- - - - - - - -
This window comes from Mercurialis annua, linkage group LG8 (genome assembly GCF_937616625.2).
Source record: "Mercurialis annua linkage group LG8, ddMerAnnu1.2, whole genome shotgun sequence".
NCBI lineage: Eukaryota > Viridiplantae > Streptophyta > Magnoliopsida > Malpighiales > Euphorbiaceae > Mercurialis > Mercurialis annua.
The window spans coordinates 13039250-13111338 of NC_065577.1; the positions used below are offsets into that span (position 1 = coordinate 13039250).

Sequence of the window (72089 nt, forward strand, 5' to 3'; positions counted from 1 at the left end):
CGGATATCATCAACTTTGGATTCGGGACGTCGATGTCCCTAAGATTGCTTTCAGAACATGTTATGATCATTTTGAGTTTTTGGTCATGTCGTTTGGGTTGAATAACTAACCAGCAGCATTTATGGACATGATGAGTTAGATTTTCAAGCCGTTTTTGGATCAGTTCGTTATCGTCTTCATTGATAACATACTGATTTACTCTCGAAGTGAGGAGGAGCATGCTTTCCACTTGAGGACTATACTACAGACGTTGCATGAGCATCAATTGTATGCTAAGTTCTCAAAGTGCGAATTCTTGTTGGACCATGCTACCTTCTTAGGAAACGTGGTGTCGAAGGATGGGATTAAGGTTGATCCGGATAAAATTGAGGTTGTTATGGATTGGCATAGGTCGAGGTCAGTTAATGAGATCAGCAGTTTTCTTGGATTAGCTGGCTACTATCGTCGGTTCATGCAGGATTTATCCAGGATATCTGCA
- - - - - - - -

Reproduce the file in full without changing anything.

This window comes from Mercurialis annua, linkage group LG8 (genome assembly GCF_937616625.2).
Source record: "Mercurialis annua linkage group LG8, ddMerAnnu1.2, whole genome shotgun sequence".
NCBI lineage: Eukaryota > Viridiplantae > Streptophyta > Magnoliopsida > Malpighiales > Euphorbiaceae > Mercurialis > Mercurialis annua.
The window spans coordinates 13039250-13111338 of NC_065577.1; the positions used below are offsets into that span (position 1 = coordinate 13039250).

Sequence of the window (72089 nt, forward strand, 5' to 3'; positions counted from 1 at the left end):
CGGATATCATCAACTTTGGATTCGGGACGTCGATGTCCCTAAGATTGCTTTCAGAACATGTTATGATCATTTTGAGTTTTTGGTCATGTCGTTTGGGTTGAATAACTAACCAGCAGCATTTATGGACATGATGAGTTAGATTTTCAAGCCGTTTTTGGATCAGTTCGTTATCGTCTTCATTGATAACATACTGATTTACTCTCGAAGTGAGGAGGAGCATGCTTTCCACTTGAGGACTATACTACAGACGTTGCATGAGCATCAATTGTATGCTAAGTTCTCAAAGTGCGAATTCTTGTTGGACCATGCTACCTTCTTAGGAAACGTGGTGTCGAAGGATGGGATTAAGGTTGATCCGGATAAAATTGAGGTTGTTATGGATTGGCATAGGTCGAGGTCAGTTAATGAGATCAGCAGTTTTCTTGGATTAGCTGGCTACTATCGTCGGTTCATGCAGGATTTATCCAGGATATCTGCA